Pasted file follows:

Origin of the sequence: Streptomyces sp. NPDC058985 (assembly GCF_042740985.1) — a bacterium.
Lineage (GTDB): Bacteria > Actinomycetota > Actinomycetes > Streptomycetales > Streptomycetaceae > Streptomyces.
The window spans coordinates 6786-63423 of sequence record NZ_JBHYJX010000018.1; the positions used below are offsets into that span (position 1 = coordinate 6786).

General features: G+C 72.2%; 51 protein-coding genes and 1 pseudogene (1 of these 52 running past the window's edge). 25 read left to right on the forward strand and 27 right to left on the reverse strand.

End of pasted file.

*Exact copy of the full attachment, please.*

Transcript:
Origin of the sequence: Streptomyces sp. NPDC058985 (assembly GCF_042740985.1) — a bacterium.
Lineage (GTDB): Bacteria > Actinomycetota > Actinomycetes > Streptomycetales > Streptomycetaceae > Streptomyces.
The window spans coordinates 6786-63423 of sequence record NZ_JBHYJX010000018.1; the positions used below are offsets into that span (position 1 = coordinate 6786).

General features: G+C 72.2%; 51 protein-coding genes and 1 pseudogene (1 of these 52 running past the window's edge). 25 read left to right on the forward strand and 27 right to left on the reverse strand.